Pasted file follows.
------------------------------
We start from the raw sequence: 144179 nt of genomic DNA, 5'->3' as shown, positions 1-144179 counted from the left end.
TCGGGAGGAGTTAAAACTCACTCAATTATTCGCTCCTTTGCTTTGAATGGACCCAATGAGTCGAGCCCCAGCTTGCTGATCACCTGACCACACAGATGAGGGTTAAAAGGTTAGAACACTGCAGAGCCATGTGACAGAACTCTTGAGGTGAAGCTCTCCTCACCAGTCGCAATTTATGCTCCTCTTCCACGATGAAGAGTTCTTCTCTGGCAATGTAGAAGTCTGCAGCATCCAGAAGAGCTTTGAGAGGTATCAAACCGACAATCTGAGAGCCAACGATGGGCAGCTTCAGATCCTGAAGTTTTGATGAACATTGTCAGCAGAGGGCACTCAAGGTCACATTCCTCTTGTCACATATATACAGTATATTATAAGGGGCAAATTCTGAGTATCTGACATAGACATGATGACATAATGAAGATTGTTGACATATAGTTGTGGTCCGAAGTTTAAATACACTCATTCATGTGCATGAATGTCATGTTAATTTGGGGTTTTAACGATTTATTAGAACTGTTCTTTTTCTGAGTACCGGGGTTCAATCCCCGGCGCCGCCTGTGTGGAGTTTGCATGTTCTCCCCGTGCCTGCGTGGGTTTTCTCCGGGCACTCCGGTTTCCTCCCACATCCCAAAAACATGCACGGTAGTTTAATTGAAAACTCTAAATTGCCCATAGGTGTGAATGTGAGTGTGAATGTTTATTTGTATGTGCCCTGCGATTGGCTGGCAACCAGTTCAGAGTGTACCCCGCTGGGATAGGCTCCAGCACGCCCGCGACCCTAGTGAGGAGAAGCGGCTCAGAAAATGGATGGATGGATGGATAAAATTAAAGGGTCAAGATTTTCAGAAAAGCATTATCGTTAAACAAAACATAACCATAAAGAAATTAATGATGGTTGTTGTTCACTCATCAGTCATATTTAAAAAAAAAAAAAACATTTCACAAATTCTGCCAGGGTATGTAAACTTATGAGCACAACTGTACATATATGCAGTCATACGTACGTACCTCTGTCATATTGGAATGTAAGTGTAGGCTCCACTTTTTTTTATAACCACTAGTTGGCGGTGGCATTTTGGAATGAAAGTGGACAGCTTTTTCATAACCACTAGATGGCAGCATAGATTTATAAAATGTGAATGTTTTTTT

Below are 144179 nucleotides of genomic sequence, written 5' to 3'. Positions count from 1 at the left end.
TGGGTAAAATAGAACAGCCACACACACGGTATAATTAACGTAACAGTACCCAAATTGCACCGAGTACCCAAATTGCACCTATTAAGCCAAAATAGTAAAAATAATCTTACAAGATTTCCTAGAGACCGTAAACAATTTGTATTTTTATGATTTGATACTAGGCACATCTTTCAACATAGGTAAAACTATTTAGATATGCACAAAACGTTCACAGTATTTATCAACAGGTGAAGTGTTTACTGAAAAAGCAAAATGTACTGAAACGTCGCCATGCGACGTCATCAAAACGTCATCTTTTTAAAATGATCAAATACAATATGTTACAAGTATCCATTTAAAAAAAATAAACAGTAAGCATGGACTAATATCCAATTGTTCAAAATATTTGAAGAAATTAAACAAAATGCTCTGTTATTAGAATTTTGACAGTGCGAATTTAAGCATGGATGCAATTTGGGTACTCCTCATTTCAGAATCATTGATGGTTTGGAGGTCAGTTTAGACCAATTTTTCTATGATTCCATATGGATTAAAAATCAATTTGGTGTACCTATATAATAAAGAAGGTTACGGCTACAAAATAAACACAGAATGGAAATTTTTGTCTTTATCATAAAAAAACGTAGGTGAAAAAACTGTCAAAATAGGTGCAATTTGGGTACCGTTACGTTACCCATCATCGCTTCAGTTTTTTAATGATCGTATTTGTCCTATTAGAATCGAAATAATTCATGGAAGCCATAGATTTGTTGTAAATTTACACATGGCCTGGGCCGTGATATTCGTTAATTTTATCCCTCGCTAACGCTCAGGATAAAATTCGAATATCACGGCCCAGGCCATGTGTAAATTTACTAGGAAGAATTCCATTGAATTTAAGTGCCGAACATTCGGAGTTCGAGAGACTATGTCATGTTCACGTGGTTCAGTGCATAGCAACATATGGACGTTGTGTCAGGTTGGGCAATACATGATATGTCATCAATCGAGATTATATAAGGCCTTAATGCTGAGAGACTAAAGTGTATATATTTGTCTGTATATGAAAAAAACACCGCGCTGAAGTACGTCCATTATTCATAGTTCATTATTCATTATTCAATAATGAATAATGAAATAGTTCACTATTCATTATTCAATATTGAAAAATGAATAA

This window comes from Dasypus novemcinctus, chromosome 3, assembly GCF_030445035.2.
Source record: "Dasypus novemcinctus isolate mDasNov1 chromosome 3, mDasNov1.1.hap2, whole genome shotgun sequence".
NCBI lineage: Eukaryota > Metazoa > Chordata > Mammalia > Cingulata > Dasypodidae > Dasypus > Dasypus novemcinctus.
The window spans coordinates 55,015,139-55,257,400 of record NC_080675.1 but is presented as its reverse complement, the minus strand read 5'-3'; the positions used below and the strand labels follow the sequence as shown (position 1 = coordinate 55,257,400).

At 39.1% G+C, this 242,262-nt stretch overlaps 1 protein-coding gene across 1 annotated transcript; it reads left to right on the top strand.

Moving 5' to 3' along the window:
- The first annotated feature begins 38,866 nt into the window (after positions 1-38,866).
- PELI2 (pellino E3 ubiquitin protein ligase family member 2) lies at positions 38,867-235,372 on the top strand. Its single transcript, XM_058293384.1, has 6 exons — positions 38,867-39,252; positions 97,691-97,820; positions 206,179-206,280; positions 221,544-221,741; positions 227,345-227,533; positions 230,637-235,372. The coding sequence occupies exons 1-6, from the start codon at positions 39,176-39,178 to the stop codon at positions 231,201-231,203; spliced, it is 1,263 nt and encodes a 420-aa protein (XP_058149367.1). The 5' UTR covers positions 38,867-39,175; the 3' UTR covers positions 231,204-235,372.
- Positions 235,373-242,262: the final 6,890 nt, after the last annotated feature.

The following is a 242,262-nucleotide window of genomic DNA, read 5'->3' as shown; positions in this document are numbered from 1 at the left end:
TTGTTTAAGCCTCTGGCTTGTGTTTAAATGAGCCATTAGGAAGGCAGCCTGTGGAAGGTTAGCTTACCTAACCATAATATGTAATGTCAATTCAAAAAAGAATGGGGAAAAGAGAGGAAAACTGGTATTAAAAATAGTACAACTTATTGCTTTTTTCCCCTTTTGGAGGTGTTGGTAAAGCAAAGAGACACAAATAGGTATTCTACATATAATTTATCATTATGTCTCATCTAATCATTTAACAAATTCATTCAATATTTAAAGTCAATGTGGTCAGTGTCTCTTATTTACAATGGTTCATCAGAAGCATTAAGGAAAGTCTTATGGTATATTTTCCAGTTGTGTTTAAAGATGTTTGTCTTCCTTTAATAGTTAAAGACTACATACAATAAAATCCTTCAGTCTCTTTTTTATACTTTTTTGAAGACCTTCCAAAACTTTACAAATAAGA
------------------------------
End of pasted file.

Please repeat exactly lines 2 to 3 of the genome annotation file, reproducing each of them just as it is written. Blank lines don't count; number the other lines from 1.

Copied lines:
TCGGGAGGAGTTAAAACTCACTCAATTATTCGCTCCTTTGCTTTGAATGGACCCAATGAGTCGAGCCCCAGCTTGCTGATCACCTGACCACACAGATGAGGGTTAAAAGGTTAGAACACTGCAGAGCCATGTGACAGAACTCTTGAGGTGAAGCTCTCCTCACCAGTCGCAATTTATGCTCCTCTTCCACGATGAAGAGTTCTTCTCTGGCAATGTAGAAGTCTGCAGCATCCAGAAGAGCTTTGAGAGGTATCAAACCGACAATCTGAGAGCCAACGATGGGCAGCTTCAGATCCTGAAGTTTTGATGAACATTGTCAGCAGAGGGCACTCAAGGTCACATTCCTCTTGTCACATATATACAGTATATTATAAGGGGCAAATTCTGAGTATCTGACATAGACATGATGACATAATGAAGATTGTTGACATATAGTTGTGGTCCGAAGTTTAAATACACTCATTCATGTGCATGAATGTCATGTTAATTTGGGGTTTTAACGATTTATTAGAACTGTTCTTTTTCTGAGTACCGGGGTTCAATCCCCGGCGCCGCCTGTGTGGAGTTTGCATGTTCTCCCCGTGCCTGCGTGGGTTTTCTCCGGGCACTCCGGTTTCCTCCCACATCCCAAAAACATGCACGGTAGTTTAATTGAAAACTCTAAATTGCCCATAGGTGTGAATGTGAGTGTGAATGTTTATTTGTATGTGCCCTGCGATTGGCTGGCAACCAGTTCAGAGTGTACCCCGCTGGGATAGGCTCCAGCACGCCCGCGACCCTAGTGAGGAGAAGCGGCTCAGAAAATGGATGGATGGATGGATAAAATTAAAGGGTCAAGATTTTCAGAAAAGCATTATCGTTAAACAAAACATAACCATAAAGAAATTAATGATGGTTGTTGTTCACTCATCAGTCATATTTAAAAAAAAAAAAAACATTTCACAAATTCTGCCAGGGTATGTAAACTTATGAGCACAACTGTACATATATGCAGTCATACGTACGTACCTCTGTCATATTGGAATGTAAGTGTAGGCTCCACTTTTTTTTATAACCACTAGTTGGCGGTGGCATTTTGGAATGAAAGTGGACAGCTTTTTCATAACCACTAGATGGCAGCATAGATTTATAAAATGTGAATGTTTTTTT

Below are 144179 nucleotides of genomic sequence, written 5' to 3'. Positions count from 1 at the left end.